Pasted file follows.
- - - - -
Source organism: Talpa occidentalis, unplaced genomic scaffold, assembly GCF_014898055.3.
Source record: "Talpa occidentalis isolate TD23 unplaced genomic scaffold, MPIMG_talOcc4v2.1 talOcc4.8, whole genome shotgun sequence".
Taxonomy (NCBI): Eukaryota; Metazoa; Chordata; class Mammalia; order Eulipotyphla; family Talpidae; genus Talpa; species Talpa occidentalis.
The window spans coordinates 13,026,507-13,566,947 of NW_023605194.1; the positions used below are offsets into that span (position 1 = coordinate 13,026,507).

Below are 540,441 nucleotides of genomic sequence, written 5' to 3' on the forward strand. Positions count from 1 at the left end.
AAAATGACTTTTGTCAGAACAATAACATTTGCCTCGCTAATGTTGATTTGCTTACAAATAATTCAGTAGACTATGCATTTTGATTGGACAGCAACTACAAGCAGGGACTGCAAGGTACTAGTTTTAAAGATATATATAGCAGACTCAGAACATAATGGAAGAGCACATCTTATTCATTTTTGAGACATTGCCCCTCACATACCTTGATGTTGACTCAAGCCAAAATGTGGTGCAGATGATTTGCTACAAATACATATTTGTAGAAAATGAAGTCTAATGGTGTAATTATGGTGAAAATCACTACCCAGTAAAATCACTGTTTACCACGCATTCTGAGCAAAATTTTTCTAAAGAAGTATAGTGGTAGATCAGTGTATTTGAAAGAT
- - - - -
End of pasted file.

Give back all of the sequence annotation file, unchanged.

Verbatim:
Source organism: Talpa occidentalis, unplaced genomic scaffold, assembly GCF_014898055.3.
Source record: "Talpa occidentalis isolate TD23 unplaced genomic scaffold, MPIMG_talOcc4v2.1 talOcc4.8, whole genome shotgun sequence".
Taxonomy (NCBI): Eukaryota; Metazoa; Chordata; class Mammalia; order Eulipotyphla; family Talpidae; genus Talpa; species Talpa occidentalis.
The window spans coordinates 13,026,507-13,566,947 of NW_023605194.1; the positions used below are offsets into that span (position 1 = coordinate 13,026,507).

Below are 540,441 nucleotides of genomic sequence, written 5' to 3' on the forward strand. Positions count from 1 at the left end.
AAAATGACTTTTGTCAGAACAATAACATTTGCCTCGCTAATGTTGATTTGCTTACAAATAATTCAGTAGACTATGCATTTTGATTGGACAGCAACTACAAGCAGGGACTGCAAGGTACTAGTTTTAAAGATATATATAGCAGACTCAGAACATAATGGAAGAGCACATCTTATTCATTTTTGAGACATTGCCCCTCACATACCTTGATGTTGACTCAAGCCAAAATGTGGTGCAGATGATTTGCTACAAATACATATTTGTAGAAAATGAAGTCTAATGGTGTAATTATGGTGAAAATCACTACCCAGTAAAATCACTGTTTACCACGCATTCTGAGCAAAATTTTTCTAAAGAAGTATAGTGGTAGATCAGTGTATTTGAAAGAT